What is Infertility?
According to The American Society of Reproductive Medicine, infertility is defined as the ability of a sexually active couple to get pregnant after one year of trying without birth control. For women aged 35 or older, the window shortens to six months.
Although it is a common issue, infertility is a complicated subject to understand. It can be caused by the woman, the man, by both the woman and man, or unknown reasons.
Fortunately, there are a variety of fertility treatments, opportunities, resources, and support available to you. If you are unfamiliar with the signs of infertility and want to learn more, you can always count on our team of compassionate doctors at Vios Fertility Institute at Hoffman Estates.
Common Signs of Infertility in Women
If you are a woman struggling to conceive, you are not alone. In the United States, approximately 7.4 million women have difficulty getting or staying pregnant. Despite a variety of available treatments, female infertility is stressful and devastating for couples who dream of parenthood.
Whether you or your partner struggle with infertility, it is important to understand the causes of infertility before you speak with your doctor. To become pregnant, a woman should experience the following:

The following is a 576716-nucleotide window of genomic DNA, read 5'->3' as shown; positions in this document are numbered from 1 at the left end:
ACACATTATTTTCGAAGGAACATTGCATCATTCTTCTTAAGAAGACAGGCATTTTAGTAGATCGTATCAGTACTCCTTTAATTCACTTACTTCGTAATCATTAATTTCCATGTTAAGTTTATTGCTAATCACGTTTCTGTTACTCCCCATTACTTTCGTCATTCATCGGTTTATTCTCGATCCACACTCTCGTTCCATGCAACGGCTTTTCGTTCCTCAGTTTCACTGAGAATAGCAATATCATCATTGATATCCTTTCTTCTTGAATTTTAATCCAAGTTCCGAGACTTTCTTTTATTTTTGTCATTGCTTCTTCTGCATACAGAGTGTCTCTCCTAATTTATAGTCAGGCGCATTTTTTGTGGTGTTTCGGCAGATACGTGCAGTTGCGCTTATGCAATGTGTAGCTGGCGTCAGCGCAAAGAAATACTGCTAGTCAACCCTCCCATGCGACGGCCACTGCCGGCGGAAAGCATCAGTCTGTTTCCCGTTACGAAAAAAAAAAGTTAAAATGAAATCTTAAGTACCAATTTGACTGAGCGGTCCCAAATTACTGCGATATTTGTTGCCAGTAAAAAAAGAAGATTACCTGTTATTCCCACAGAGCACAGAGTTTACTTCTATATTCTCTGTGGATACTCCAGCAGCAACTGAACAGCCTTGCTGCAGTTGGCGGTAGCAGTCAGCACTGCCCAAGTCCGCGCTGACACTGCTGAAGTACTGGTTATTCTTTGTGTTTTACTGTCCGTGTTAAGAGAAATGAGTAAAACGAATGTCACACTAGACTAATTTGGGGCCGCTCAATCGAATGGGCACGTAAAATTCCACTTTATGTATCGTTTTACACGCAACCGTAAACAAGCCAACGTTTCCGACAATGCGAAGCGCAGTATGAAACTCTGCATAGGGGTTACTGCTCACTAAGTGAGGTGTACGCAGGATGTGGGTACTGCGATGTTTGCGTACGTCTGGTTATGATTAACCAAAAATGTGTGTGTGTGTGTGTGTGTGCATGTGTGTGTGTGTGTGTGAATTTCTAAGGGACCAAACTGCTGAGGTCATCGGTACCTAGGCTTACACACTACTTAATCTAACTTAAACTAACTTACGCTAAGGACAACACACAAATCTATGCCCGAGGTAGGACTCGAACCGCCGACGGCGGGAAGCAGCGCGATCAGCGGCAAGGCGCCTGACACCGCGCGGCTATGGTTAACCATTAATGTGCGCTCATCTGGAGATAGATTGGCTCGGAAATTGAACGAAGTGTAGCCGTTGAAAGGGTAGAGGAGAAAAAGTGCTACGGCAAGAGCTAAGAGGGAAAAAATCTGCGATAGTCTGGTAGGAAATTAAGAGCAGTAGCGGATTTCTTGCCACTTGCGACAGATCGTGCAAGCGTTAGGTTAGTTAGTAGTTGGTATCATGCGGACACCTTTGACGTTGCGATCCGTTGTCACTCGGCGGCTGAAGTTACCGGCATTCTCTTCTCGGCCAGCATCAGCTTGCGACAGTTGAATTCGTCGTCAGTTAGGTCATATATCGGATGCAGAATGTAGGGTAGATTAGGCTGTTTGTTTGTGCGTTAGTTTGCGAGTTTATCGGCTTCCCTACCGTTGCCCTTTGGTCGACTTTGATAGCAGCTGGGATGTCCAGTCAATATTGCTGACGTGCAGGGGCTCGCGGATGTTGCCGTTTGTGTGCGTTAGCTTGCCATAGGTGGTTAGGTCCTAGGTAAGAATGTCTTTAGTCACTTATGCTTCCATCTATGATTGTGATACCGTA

- Ovulation – To become pregnant, your ovaries must produce and release a mature egg. To evaluate your menstrual cycles and confirm ovulation, consult your doctor.
- Sperm – For most couples, sperm count is not an issue. However, if your partner has a history of illness or surgery, a doctor may need to run simple tests or a semen analysis to evaluate the health of their sperm.
- Regular intercourse – To become pregnant, you must have regular sexual intercourse during your fertile time. To understand when you are most fertile, consult your doctor.
- Open fallopian tubes and a healthy uterus – When the egg and sperm meet in the fallopian tubes, the embryo needs a healthy and unobstructed uterus to implant and support the developing fetus.
Factors that Affect Female Infertility
Various factors can affect a woman’s ability to conceive, which means female infertility is difficult to diagnose. The most common cause of infertility in women is ovulation disorders, which account for infertility in 25% of couples.